It is also tragic neglect of the Lord. The late brother B.C. Carr told of a woman who lost her son in battle. To comfort herself, she would shut herself in her room and listen to tape recordings of his voice.v Why did she do this? She obviously did this because she loved her son, and wanted to hear him. Every person who has a loved one overseas longs for letters from that loved one, and immediate tears it open and reads it when it comes in the mail. And he probably reads that letter over multiple times, and reads it to other people. God’s dwelling place may presently be far removed from us, but He has spoken to us in the Bible (Hebrews 1:1-2; 2 Timothy 3:16). If we truly love the Lord with all our heart, soul, and mind (Matthew 22:37), we will want to read what He has to say over and over again, and to tell what He has to say to others.

Unstable on the Essence of Unity and Fellowship

Many souls have been swayed to error because of gross misunderstanding, or utter lack of conviction, regarding unity and fellowship. Christ prayed for the unity of His followers (John 17:20-21). The psalmist astutely exclaimed, “Behold, how good and how pleasant it is for brethren to dwell together in unity!” (Psalm 133:1). Every Christian desires unity and appreciates the blessings of Christian fellowship. The nineteenth-century preacher Barton W. Stone and his followers cried the mantra, “Let unity be our polar star.” However, it is a misleading mantra. In pursuit of “unity as their polar star,” many have disregarded doctrinal and practical deviations from Scripture, which disregard is itself a deviation from Scripture (Romans 16:17; 1 Corinthians 5:1-13; 2 Thessalonians 3:6). The Roman Catholic Church has a “Pontifical Council for Promoting Christian Unity”—however, until this council advocates eradicating unauthorized councils, the pope, and the Roman Catholic Church, it does nothing to promote true Christian unity. Similar things could be said about many so-called “unity” efforts taking place today.

Unity refers to a state of oneness. Oneness cannot coexist with plurality, at least not in the same matters. There cannot be several contrary teachings on what constitutes acceptable worship, and at the same time be unity on what constitutes acceptable worship. There cannot be several contrary teachings on marriage, divorce, and marriage, and at the same time be unity on marriage, divorce, and remarriage. As Paul exhorted the Corinthians to unity, “Now I beseech you, brethren, by the name of our Lord Jesus Christ, that ye all speak the same thing, and that there be no divisions among you; but that ye be perfectly joined together in the same mind and in the same judgment (1 Corinthians 1:10, emph. LM). Anyone who claims to have unity where there is plurality is contradicting himself.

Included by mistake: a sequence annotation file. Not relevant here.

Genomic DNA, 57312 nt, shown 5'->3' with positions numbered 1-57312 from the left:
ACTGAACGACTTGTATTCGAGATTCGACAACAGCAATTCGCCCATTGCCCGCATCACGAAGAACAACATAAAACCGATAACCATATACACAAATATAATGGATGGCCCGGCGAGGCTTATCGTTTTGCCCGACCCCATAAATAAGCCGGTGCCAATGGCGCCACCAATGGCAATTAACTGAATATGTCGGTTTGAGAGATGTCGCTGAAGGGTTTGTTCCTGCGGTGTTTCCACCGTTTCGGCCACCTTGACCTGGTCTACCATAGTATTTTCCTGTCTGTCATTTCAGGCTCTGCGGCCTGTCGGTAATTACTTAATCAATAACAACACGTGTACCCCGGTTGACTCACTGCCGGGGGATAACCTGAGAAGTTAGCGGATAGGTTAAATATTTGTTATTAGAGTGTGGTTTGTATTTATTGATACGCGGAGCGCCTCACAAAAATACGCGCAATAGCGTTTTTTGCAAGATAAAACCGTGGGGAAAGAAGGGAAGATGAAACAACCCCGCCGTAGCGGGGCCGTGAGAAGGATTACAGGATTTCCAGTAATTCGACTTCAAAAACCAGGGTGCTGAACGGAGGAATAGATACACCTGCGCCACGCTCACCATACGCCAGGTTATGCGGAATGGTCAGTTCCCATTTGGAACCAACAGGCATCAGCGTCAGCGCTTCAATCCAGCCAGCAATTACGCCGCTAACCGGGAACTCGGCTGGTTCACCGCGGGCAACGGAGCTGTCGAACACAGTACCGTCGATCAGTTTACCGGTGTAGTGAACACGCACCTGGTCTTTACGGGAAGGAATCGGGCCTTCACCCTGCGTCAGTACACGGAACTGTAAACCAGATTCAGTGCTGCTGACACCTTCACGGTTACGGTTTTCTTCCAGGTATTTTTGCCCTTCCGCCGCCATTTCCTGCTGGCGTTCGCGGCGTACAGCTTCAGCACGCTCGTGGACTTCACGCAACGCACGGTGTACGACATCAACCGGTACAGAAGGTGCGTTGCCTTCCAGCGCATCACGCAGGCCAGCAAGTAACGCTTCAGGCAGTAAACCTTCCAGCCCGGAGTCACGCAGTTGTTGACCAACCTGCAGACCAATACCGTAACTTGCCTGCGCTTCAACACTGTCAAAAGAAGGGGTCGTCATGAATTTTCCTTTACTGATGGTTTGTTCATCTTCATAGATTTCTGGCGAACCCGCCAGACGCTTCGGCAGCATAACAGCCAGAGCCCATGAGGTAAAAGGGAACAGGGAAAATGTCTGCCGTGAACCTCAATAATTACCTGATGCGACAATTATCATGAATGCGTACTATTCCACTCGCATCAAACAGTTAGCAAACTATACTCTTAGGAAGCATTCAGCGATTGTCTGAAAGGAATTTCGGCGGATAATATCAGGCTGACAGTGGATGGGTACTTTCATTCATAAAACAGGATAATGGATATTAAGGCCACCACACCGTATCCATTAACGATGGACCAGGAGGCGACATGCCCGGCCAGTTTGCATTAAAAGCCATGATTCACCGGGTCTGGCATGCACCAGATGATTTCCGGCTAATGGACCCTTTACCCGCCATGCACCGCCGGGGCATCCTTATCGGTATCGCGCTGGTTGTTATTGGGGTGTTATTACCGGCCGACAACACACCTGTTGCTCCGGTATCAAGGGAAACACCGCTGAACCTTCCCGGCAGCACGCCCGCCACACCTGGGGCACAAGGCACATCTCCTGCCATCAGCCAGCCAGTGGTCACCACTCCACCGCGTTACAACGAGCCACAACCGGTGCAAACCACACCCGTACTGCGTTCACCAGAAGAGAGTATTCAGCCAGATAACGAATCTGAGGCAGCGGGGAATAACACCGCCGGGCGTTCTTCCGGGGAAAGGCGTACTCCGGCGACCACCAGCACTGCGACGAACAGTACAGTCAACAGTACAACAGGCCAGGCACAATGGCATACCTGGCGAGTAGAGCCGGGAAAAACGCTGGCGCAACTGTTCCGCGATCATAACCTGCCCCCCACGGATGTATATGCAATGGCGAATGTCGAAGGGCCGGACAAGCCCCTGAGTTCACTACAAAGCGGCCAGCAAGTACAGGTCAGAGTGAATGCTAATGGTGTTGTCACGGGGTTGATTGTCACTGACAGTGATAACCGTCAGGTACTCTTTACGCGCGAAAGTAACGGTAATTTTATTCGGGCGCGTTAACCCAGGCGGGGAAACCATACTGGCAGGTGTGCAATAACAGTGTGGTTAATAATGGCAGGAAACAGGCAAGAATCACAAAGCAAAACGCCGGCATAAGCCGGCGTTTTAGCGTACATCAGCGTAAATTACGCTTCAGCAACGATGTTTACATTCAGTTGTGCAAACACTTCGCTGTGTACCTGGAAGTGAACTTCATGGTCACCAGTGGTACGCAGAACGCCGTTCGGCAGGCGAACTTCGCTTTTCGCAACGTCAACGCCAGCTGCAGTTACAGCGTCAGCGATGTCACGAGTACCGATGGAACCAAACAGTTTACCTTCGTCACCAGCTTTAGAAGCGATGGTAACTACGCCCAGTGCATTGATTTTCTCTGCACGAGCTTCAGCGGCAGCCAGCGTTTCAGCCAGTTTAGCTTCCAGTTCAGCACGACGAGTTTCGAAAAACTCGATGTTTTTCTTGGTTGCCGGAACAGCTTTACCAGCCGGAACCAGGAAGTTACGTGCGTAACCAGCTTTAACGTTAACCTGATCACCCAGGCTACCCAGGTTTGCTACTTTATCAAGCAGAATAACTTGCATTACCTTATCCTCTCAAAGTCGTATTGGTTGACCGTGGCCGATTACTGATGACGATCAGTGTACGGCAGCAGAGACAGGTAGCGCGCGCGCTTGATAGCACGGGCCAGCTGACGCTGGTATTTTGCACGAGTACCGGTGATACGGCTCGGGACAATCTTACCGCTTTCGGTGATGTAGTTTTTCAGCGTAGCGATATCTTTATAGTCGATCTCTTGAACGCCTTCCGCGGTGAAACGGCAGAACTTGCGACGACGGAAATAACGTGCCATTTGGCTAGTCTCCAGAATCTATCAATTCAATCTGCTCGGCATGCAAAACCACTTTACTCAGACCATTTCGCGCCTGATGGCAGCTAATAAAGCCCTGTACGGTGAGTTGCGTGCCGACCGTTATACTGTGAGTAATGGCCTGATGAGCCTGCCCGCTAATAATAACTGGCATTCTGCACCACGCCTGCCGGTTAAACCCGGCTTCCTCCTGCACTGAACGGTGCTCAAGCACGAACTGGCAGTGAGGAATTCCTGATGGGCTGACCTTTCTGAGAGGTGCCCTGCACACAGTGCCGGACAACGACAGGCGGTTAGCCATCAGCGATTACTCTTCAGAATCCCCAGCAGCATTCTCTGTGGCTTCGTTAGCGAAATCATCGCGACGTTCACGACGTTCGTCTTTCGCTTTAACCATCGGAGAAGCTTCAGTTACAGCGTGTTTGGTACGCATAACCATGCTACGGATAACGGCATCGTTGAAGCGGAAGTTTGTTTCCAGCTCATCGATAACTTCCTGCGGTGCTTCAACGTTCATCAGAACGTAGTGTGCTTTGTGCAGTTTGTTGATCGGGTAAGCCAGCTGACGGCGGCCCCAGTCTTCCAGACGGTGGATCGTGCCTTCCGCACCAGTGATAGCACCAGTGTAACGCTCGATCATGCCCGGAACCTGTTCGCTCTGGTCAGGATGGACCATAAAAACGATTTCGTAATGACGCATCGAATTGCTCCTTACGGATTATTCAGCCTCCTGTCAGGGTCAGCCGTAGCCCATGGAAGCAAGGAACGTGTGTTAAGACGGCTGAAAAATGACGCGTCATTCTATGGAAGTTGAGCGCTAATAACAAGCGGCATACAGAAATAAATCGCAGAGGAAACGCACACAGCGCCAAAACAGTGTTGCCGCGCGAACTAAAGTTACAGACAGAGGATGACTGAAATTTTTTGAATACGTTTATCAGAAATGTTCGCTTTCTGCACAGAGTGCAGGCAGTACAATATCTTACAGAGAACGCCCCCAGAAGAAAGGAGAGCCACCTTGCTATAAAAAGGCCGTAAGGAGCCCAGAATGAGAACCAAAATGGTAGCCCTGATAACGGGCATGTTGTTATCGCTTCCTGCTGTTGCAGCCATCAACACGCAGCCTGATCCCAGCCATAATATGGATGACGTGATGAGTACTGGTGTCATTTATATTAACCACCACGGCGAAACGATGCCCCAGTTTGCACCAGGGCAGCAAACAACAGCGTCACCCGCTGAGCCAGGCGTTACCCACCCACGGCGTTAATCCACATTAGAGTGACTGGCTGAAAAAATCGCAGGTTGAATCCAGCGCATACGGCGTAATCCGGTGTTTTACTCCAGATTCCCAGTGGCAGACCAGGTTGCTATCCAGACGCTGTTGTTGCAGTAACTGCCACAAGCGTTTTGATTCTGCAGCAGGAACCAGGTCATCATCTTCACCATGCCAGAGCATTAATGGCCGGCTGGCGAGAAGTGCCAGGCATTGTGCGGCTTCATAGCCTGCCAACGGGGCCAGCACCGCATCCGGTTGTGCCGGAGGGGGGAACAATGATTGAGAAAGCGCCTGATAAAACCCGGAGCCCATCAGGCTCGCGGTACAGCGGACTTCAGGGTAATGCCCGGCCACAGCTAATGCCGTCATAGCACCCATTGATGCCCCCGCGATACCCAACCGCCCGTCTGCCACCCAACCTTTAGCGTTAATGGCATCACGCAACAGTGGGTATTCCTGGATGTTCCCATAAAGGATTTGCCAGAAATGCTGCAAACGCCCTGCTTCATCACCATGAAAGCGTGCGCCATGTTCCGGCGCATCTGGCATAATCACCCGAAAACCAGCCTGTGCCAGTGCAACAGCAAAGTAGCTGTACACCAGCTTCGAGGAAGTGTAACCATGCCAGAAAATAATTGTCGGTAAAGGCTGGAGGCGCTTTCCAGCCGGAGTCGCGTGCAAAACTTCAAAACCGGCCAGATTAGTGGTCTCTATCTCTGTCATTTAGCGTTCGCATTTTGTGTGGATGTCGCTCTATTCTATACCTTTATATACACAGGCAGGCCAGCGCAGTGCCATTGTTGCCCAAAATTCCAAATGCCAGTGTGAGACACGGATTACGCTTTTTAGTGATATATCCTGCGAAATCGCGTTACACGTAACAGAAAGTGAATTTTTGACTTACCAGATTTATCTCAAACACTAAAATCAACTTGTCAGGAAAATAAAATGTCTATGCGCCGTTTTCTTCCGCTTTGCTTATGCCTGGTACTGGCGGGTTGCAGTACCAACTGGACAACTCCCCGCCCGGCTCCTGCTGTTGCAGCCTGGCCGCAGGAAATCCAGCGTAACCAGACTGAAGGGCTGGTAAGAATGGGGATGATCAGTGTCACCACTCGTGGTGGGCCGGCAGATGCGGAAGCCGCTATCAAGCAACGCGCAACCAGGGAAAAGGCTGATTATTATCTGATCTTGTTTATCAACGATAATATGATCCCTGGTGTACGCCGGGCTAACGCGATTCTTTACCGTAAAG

Unity demands a standard. If people are following different sets of rules, it is utterly impossible to “speak the same thing,” to have “no divisions,” and to be “perfectly joined together in the same mind and in the same judgment.”

Years ago, the errand boys in a certain section of London had all picked up the habit of whistling out of tune as they went about their work. Some musicians heard their whistling and were wondering why this was, when they heard the chimes of the Westminster Quarters ringing out from the tower where Big Ben hung—and realized that they were equally out of tune with what the boys were whistling. The boys had heard the out of tune melody so often that it became the basis—the standard, if you will—for their own attempts at melody making.

The boys were in tune, or “speaking the same thing,” with each other. However, it would have been raucous cacophony had they attempted a whistling symphony with errand boys from another town. And regardless of how unified they may have been by themselves, they were speaking the wrong thing. They were going by a substandard standard.

One cannot have the unity for which Christ prayed when going by a substandard standard. Our standard must be the perfect standard—the inspired word of God.We are to give diligence to attain and maintain a specific unity—“Endeavouring to keep the unity of the Spirit in the bond of peace” (Ephesians 4:3). That is, we are to keep the unity the Spirit provides through the truth of the word He inspired (verses 4-6; Philippians 1:27).

Rather than seeking unity for unity’s sake, we must seek truth for the Lord’s sake (Psalm 25:5; Proverbs 23:23; Philippians 3:8). True unity is a byproduct of truth. If we seek unity for unity’s sake, we will never maintain truth. Unity for unity’s sake demands compromising truth. There are many “unstable souls” who are “carried about with divers and strange doctrines” (Hebrews 13:9). Unity with them would demand one of three things: (1) their forsaking error and coming to the truth, (2) our forsaking the truth altogether and standing where they stand, or (3) our compromising the truth and meeting in the middle. However, if we do this, we no longer have the truth, and thus are no longer free (John 8:32).

Union does not create unity. Unity pre-exists union. Paul warned the Thessalonians of the “man of sin” coming “with all deceivableness of unrighteousness in them that perish; because they received not the love of the truth, that they might be saved” (2 Thessalonians 2:10). Why did Paul say these people perish? Because they “received not the love of” unity? No, most of the perishing people were very willing to go along with what others said.

Uniting with error can only create a most unholy union. Jehoshaphat was one of the “good kings of Judah,” but he unwisely chose to form an alliance with Ahab, the wicked king of Israel. For this, the prophet Jehu rebuked him, “Shouldest thou help the ungodly, and love them that hate the LORD? therefore is wrath upon thee from before the Lord” (2 Chronicles 19:2). The same could be said for churches and Christians who unite spiritually with manmade denominations and with false teachers and practitioners of error within the body of Christ.